TsukuBlog

A Local Perspective on Life in Tsukuba, Ibaraki, Japan.

Caught in the political correctness argument

As Shaney has mentioned on TAIRA a while ago, Alien Times is celebrating its 20th anniversary this month. Wow!

Did you know that the back issues of Alien Times were handed out during the Tsukuba International Exchange Fair last month? I had a chance to talk to quite a lot of people during the fair, and I was thrilled to find out that almost all non-Japanese speakers I’ve talked to were either Alien Times readers or someone who at least knew Alien Times. That was great considering that some of those people don’t even work or live in Tsukuba! I’ve also met several non-Japanese speaking people who came to the festival to get the information on Tsukuba because they were thinking of moving here, so they were delighted to see a free English-language publication!

A lot of Japanese college, high school and even junior high school kids were also excited to see “free English-language study materials,” so they took the back issues without any hesitation. Quite a lot of them told me that they hardly understand the contents of Alien Times but would still love to read the articles with dictionaries in their hands :)

Some adults, on the other hand, reacted completely different. A couple of Japanese men in their late 40s or in their 50s came to talk to me after staring at a pile of Alien Times for a while. No, they didn’t come at the same time, but they both started the “argument” the same way.

Their argument?

Well…, they both started the conversation with me by saying;
“Do you know the term ‘Alien’ isn’t a very nice way to call a foreigner(s)?”

I politely answered yes and politely told them that the word “alien” also means “foreigner,” so the name Alien Times isn’t inappropriate in a way. Again, those guys reacted to what I have said the same way. They asked me if I knew that the term ‘alien’ is no longer in use at Narita Airport….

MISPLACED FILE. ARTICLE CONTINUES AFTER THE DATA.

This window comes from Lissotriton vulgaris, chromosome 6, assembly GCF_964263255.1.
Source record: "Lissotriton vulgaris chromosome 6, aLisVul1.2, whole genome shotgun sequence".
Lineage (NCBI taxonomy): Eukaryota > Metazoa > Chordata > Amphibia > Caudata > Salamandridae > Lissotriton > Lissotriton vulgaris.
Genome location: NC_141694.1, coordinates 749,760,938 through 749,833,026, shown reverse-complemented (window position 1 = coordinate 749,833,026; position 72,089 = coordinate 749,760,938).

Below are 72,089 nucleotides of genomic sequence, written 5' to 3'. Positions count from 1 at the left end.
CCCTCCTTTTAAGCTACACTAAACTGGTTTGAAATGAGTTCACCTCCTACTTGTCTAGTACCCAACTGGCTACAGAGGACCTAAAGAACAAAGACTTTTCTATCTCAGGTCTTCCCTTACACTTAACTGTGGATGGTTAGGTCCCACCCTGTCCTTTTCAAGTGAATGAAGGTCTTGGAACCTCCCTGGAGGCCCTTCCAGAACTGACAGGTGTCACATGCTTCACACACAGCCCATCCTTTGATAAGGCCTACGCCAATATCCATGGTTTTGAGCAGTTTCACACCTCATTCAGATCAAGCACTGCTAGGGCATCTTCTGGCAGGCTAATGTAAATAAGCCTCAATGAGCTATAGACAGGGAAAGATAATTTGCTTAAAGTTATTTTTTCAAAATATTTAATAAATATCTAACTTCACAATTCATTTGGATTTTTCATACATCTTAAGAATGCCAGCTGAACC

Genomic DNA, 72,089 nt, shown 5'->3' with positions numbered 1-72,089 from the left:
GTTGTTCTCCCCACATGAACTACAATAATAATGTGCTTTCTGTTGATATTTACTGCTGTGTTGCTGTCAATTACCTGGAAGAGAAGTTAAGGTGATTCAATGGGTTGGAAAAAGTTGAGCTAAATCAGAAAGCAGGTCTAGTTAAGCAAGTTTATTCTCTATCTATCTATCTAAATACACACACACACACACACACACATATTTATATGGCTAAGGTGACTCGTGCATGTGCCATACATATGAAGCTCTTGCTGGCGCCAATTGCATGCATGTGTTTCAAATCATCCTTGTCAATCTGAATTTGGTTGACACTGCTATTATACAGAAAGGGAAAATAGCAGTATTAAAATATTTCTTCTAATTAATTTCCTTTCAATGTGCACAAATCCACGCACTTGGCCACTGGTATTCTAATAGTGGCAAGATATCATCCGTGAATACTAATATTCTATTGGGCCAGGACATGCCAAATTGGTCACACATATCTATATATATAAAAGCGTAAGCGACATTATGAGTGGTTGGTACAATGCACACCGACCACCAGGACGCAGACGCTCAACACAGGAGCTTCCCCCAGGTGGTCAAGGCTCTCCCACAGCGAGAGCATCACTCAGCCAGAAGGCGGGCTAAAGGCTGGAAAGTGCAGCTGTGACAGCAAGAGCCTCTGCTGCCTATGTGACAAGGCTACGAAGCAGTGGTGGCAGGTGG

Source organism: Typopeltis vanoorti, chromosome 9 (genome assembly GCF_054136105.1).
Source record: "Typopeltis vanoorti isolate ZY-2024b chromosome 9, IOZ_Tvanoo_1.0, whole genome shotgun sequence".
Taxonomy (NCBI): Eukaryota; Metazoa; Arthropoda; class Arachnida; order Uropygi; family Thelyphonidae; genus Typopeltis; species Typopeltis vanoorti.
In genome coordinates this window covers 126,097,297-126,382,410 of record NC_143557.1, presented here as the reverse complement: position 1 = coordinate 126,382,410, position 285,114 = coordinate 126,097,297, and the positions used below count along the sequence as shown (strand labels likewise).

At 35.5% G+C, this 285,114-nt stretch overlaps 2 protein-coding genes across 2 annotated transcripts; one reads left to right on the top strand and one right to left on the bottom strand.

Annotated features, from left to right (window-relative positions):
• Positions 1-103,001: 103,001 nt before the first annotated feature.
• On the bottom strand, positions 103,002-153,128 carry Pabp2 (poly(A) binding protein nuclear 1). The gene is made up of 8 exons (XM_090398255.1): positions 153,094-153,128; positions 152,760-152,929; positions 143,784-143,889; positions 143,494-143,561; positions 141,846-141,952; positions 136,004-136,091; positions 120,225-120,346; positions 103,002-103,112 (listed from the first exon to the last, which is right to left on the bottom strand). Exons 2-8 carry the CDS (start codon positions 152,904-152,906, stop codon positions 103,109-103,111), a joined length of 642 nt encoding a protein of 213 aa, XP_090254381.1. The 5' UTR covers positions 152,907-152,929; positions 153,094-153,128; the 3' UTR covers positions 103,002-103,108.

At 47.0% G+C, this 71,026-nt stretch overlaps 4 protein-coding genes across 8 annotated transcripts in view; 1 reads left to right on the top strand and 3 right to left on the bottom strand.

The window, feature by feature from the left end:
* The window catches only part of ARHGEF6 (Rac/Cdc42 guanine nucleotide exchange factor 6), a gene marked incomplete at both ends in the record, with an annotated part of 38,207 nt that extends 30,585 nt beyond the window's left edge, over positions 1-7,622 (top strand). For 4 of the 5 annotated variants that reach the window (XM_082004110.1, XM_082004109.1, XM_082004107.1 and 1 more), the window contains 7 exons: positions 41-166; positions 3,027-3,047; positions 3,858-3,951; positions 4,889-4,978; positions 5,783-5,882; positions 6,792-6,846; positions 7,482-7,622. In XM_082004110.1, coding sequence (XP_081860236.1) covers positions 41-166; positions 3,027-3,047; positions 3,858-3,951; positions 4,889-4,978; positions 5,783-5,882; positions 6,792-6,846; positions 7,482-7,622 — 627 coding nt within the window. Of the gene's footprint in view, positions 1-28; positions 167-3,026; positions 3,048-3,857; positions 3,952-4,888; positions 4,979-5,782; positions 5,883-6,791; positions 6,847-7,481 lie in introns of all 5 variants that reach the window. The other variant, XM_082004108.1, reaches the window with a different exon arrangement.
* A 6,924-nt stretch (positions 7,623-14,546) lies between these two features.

( `Д´)ノ Arrrrrrgh!! you smarty pants!

I knew why both of them were telling me the identical stuff. Actually, I knew what they were going to say before even they opened their mouth because there was a quiz show on TV just a few days before the festival, and one of the quiz questions happened to be about this ‘alien’ issue at the airport. Narita Airport had been using “ALIEN” for the signs above its immigration counters, but had stopped using it after receiving numerous complaints from foreign travelers in 1980s. Obviously, many people began associating the word “alien” with “space alien” since that popular movie came out in 1979.

I was channel-surfing, and happened to watch just that part of the quiz show, so I had expected that someone would come at me with that argument. Some other adults didn’t try to argue with me, but did ask me that question or give me other negative reaction.

One very important fact those people forgot about was that Alien Times was and is being published by the “aliens” themselves!

Excerpt from “About Us” page of Alien Times:

While some people find the name “Alien Times” to be a bit strange, especially now that we are not referred to as aliens very much anymore, we decided to keep the title of the newsletter as it was in 1987 so that we remember how it all started.

I must’ve caught those men off guard when I told them that the people who are involved in Alien Times are foreigners, but I had to show one guy the back page of Alien Times to show the names of the staff to prove it! Those guys weren’t convinced, that is, they still thought that “I” should change the name even when I told them the brief history of Alien Times, but what I should’ve done from the beginning was to just tell them that I, a Japanese, am not the one who makes Alien Times….

( `щ´)ノ Grrrrrr!!

In case you are wondering, Japan isn’t the only country that uses “alien” in its official documents. I was once an alien in the United States though I’m sure the usage of ‘alien’ varies from state to state.

I’d also like to clarify that the Japanese word we use for foreigners is 外国人(がいこくじん、gaikoku-jin). 外 means outside, 国 is country, 人 is person, so it simply means “a person from outside of the country.” The word for space alien is エイリアン(alien) or 宇宙人(うちゅうじん、uchuu-jin). 宇宙 means outer space, and since 人 is the letter for person, 宇宙人 means “a person from outer space.” So don’t get upset when you see “alien” written on your document because we don’t think you are an “alien.”

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